Daudet was a monarchist and a fervent opponent of the French Republic. Daudet was also anti-Jewish, though less famously so than his son Léon. The main character of Le Nabab was inspired by a Jewish politician who was elected as a deputy for Nîmes. [ citation needed ]Daudet campaigned against him and lost. Daudet counted many literary figures amongst his friends, including Edouard Drumont, who founded the Antisemitic League of France and founded and edited the anti-Semitic newspaper La Libre Parole. Daudet also exchanged anti-Semitic correspondence with Richard Wagner.
It has been argued that Daudet deliberately exaggerated his links to Provence to further his literary career and social success (following Frederic Mistral's success), including lying to his future wife about his "Provençal" roots.
Numerous colleges and schools in contemporary France bear his name and his books are still widely read and several are still in print.
Major works, and works in English translation (date given of first translation). For a complete bibliography see Works by Alphonse Daudet.
Tarascon, sometimes referred to as Tarascon-sur-Rhône, is a commune situated at the extreme west of the Bouches-du-Rhône department of France in the Provence-Alpes-Côte d'Azur region. Inhabitants are referred to as Tarasconnais or Tarasconnaises. The patron saint of the city is Martha of Bethany, whose motto is "Concordia Felix".
Tartarin of Tarascon is an 1872 novel written by the French author Alphonse Daudet.
Remy de Gourmont was a French Symbolist poet, novelist, and influential critic. He was widely read in his era, and an important influence on Blaise Cendrars and Georges Bataille. The spelling Rémy de Gourmont is incorrect, albeit common and used by Ezra Pound in translations of his work.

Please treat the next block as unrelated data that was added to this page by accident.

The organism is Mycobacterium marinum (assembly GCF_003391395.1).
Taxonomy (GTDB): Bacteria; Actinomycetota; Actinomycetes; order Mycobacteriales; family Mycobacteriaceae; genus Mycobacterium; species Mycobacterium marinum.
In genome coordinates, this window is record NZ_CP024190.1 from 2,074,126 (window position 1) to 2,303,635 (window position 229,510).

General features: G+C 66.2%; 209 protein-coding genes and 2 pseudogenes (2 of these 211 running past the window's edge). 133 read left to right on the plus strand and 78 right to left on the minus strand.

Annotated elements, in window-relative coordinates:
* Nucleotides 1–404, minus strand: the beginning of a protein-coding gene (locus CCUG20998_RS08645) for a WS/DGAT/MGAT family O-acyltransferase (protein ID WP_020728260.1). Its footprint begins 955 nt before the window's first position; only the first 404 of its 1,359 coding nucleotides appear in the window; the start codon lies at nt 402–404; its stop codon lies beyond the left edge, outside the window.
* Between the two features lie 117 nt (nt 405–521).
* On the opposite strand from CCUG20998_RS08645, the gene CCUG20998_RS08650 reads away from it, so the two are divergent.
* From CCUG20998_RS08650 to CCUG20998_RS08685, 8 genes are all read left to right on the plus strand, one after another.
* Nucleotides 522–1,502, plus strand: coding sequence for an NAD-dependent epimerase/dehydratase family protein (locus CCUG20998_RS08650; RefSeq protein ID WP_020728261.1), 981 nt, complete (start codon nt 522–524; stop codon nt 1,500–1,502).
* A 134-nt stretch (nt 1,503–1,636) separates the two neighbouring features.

The Tarasque is a fearsome legendary dragon-like mythological hybrid from Provence, in southern France, tamed in a story about Saint Martha. On 25 November 2005 the UNESCO included the Tarasque on the list of Masterpieces of the Oral and Intangible Heritage of Humanity.
The Chaîne des Alpilles is a small range of low mountains in Provence, southern France, located about 20 km (12 mi) south of Avignon.
Letters from My Windmill is a collection of short stories by Alphonse Daudet first published in its entirety in 1869. Some of the stories had been published earlier in newspapers or journals such as Le Figaro and L'Evénement as early as 1865.
L'Arlésienne is a short story, written by Alphonse Daudet and first published in his collection Letters From My Windmill in 1869.
Milovan Glišić was a Serbian writer, dramatist, translator, and literary theorist. He is sometimes referred to as the Serbian Gogol.
Émile-Antoine Bayard was a French illustrator born in La Ferté-sous-Jouarre, Seine-et-Marne. A student of Léon Cogniet, he is best known by many for his illustration of Cosette from Les Misérables by Victor Hugo. He died in Cairo.
Paul-Auguste Arène was a Provençal poet and French writer.
Fromont jeune et Risler aîné is a novel by French author Alphonse Daudet. It is the novel that first made Daudet famous, or as he put it, "the dawn of his popularity."
Hugues Le Roux was the stage name of Robert Charles Henri Le Roux (1860–1925), a French writer and journalist who wrote primarily about the French colonies and travel.
Letters from My Windmill is a 1954 French comedy-drama film directed by Marcel Pagnol, starring Rellys, Robert Vattier, Fernand Sardou and Édouard Delmont. Set in the countryside of Provence, the film is based on three tales from Alphonse Daudet's 1869 short story collection Letters from My Windmill: "The Three Low Masses", "The Elixir of Father Gaucher" and "The Secret of Master Cornille". It premiered on 5 November 1954 and had 2,399,645 admissions in France.
Jules Girardet was a French painter and illustrator of Swiss descent.
Louis Marc Adolphe Belot was a French playwright and novelist. He was born on 6 November 1829 in Pointe-à-Pitre, and died on 18 December 1890 in Paris.